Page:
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Marijuana legalization: A Long Path Ahead

Marijuana legalization: A Long Path Ahead

Seattle is a great city: the coffee is delicious, the landscapes are spectacular, people are friendly and open minded, and there are a lot of things you can do. Among the many “things you can do” in the wonderful Emerald City, smoking pot is certainly one of the best options you have. As you probably know, smoking pot is legal in Seattle, as long as you are at least 21 years old, you are not driving and you are doing it at home. This said, legalization hasn’t exactly been trouble-free in the capital city of the Pacific Northwest. Quite the contrary.

Lately, for instance, many activists in Seattle have been complaining about the prices of legal cannabis, which are objectively quite high. These prices are the product of the bureaucratic machine of the state combined with the rules of the market. While this is all quite obvious, the not-so-obvious question that people are asking is: why should we buy legal pot, when it is so expensive and its quality is sometimes not that great? This is a fair question, a product of the epical transition between a vast black market and a legal market that just started.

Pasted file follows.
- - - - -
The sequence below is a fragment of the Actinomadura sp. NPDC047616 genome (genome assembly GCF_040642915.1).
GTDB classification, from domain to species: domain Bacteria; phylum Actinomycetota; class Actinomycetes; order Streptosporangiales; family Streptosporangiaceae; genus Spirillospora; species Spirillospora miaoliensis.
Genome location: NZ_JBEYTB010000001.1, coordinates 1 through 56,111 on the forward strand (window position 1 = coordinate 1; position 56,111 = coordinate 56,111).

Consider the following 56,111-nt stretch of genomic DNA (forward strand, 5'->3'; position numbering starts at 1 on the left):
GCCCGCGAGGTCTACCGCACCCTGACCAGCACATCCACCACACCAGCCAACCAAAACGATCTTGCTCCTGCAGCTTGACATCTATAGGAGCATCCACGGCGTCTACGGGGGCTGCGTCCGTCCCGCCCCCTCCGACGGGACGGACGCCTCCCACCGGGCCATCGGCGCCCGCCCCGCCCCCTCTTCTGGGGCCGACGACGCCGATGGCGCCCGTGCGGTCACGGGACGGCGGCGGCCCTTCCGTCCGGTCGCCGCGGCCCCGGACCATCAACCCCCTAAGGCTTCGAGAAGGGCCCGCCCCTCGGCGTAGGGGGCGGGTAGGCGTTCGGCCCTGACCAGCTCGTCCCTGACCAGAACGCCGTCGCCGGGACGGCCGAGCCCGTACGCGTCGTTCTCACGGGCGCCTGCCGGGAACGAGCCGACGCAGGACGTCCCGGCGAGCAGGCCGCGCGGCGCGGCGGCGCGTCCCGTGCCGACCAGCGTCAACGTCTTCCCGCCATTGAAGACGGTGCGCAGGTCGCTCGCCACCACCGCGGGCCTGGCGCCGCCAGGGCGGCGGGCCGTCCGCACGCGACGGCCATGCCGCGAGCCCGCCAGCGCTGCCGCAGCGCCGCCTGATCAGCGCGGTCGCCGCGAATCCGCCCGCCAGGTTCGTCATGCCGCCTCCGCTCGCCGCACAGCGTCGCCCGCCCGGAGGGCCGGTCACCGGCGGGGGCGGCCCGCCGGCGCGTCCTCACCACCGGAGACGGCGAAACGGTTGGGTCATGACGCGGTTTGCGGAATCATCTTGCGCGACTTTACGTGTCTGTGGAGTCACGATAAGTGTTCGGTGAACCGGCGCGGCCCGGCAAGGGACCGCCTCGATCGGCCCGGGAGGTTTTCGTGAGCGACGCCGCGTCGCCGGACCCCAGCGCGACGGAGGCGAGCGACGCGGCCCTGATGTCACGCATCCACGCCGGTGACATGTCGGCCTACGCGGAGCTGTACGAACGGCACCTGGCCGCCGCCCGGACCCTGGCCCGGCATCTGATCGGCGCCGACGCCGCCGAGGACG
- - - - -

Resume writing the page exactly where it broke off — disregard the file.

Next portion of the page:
The answer, some experts suggest, is called certified pot: if people can buy USDA certified organic cannabis, and if they understand how strict the controls are when it comes to quality, maybe they will be willing to spend more for their beloved pot. Surely, this is an interesting conversation that many other states will need to think about.

Marijuana cannot become a product accessible only to those who have enough money to live in a penthouse. Cannabis belongs to everyone of us, and human beings have been using it for centuries. Let’s not mistake “legalized” for “inaccessible”, or legalization itself will become quite meaningless. Wouldn’t you agree?